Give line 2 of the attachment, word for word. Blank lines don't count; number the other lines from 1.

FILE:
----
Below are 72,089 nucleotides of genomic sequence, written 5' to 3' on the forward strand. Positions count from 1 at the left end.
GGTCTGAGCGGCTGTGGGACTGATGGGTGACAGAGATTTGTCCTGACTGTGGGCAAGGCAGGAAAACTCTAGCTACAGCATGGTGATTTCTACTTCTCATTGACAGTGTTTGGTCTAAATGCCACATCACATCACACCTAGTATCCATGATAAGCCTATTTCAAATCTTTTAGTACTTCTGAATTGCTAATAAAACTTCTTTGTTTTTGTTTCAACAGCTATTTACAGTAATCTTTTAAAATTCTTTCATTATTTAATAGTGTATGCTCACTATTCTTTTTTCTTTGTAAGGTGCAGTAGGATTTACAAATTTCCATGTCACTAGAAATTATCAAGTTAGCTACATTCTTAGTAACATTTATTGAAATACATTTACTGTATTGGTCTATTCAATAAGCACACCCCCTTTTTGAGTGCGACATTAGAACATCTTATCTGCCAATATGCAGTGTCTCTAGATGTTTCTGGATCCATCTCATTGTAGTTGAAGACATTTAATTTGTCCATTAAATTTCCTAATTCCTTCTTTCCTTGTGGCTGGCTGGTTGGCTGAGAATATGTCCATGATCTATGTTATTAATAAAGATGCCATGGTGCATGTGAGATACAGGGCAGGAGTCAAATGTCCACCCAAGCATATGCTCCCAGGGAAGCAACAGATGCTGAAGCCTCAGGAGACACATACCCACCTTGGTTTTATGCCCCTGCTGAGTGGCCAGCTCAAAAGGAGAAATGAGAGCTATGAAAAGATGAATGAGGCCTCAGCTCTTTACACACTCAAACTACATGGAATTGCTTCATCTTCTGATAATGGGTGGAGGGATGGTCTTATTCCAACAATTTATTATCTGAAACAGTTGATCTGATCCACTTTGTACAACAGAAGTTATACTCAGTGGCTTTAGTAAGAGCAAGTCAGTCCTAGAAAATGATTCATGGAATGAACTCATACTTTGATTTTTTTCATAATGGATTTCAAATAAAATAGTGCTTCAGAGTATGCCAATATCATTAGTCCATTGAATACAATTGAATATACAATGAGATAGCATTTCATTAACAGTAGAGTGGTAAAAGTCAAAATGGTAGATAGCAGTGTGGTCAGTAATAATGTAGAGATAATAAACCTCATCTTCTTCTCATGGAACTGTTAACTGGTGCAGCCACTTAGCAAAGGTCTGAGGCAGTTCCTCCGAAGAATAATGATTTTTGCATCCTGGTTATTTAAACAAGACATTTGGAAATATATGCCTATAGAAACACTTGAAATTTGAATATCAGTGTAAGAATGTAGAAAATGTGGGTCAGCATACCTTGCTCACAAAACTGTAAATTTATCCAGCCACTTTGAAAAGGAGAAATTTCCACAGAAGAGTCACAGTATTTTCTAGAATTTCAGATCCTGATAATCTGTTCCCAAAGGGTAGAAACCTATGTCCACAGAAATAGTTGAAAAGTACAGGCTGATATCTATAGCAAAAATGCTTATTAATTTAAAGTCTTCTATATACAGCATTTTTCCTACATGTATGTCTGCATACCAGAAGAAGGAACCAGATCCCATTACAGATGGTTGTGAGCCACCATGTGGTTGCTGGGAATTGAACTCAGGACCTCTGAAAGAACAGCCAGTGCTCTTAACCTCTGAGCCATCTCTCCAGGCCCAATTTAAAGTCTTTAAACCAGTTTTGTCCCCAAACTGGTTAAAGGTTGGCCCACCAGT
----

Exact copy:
GGTCTGAGCGGCTGTGGGACTGATGGGTGACAGAGATTTGTCCTGACTGTGGGCAAGGCAGGAAAACTCTAGCTACAGCATGGTGATTTCTACTTCTCATTGACAGTGTTTGGTCTAAATGCCACATCACATCACACCTAGTATCCATGATAAGCCTATTTCAAATCTTTTAGTACTTCTGAATTGCTAATAAAACTTCTTTGTTTTTGTTTCAACAGCTATTTACAGTAATCTTTTAAAATTCTTTCATTATTTAATAGTGTATGCTCACTATTCTTTTTTCTTTGTAAGGTGCAGTAGGATTTACAAATTTCCATGTCACTAGAAATTATCAAGTTAGCTACATTCTTAGTAACATTTATTGAAATACATTTACTGTATTGGTCTATTCAATAAGCACACCCCCTTTTTGAGTGCGACATTAGAACATCTTATCTGCCAATATGCAGTGTCTCTAGATGTTTCTGGATCCATCTCATTGTAGTTGAAGACATTTAATTTGTCCATTAAATTTCCTAATTCCTTCTTTCCTTGTGGCTGGCTGGTTGGCTGAGAATATGTCCATGATCTATGTTATTAATAAAGATGCCATGGTGCATGTGAGATACAGGGCAGGAGTCAAATGTCCACCCAAGCATATGCTCCCAGGGAAGCAACAGATGCTGAAGCCTCAGGAGACACATACCCACCTTGGTTTTATGCCCCTGCTGAGTGGCCAGCTCAAAAGGAGAAATGAGAGCTATGAAAAGATGAATGAGGCCTCAGCTCTTTACACACTCAAACTACATGGAATTGCTTCATCTTCTGATAATGGGTGGAGGGATGGTCTTATTCCAACAATTTATTATCTGAAACAGTTGATCTGATCCACTTTGTACAACAGAAGTTATACTCAGTGGCTTTAGTAAGAGCAAGTCAGTCCTAGAAAATGATTCATGGAATGAACTCATACTTTGATTTTTTTCATAATGGATTTCAAATAAAATAGTGCTTCAGAGTATGCCAATATCATTAGTCCATTGAATACAATTGAATATACAATGAGATAGCATTTCATTAACAGTAGAGTGGTAAAAGTCAAAATGGTAGATAGCAGTGTGGTCAGTAATAATGTAGAGATAATAAACCTCATCTTCTTCTCATGGAACTGTTAACTGGTGCAGCCACTTAGCAAAGGTCTGAGGCAGTTCCTCCGAAGAATAATGATTTTTGCATCCTGGTTATTTAAACAAGACATTTGGAAATATATGCCTATAGAAACACTTGAAATTTGAATATCAGTGTAAGAATGTAGAAAATGTGGGTCAGCATACCTTGCTCACAAAACTGTAAATTTATCCAGCCACTTTGAAAAGGAGAAATTTCCACAGAAGAGTCACAGTATTTTCTAGAATTTCAGATCCTGATAATCTGTTCCCAAAGGGTAGAAACCTATGTCCACAGAAATAGTTGAAAAGTACAGGCTGATATCTATAGCAAAAATGCTTATTAATTTAAAGTCTTCTATATACAGCATTTTTCCTACATGTATGTCTGCATACCAGAAGAAGGAACCAGATCCCATTACAGATGGTTGTGAGCCACCATGTGGTTGCTGGGAATTGAACTCAGGACCTCTGAAAGAACAGCCAGTGCTCTTAACCTCTGAGCCATCTCTCCAGGCCCAATTTAAAGTCTTTAAACCAGTTTTGTCCCCAAACTGGTTAAAGGTTGGCCCACCAGT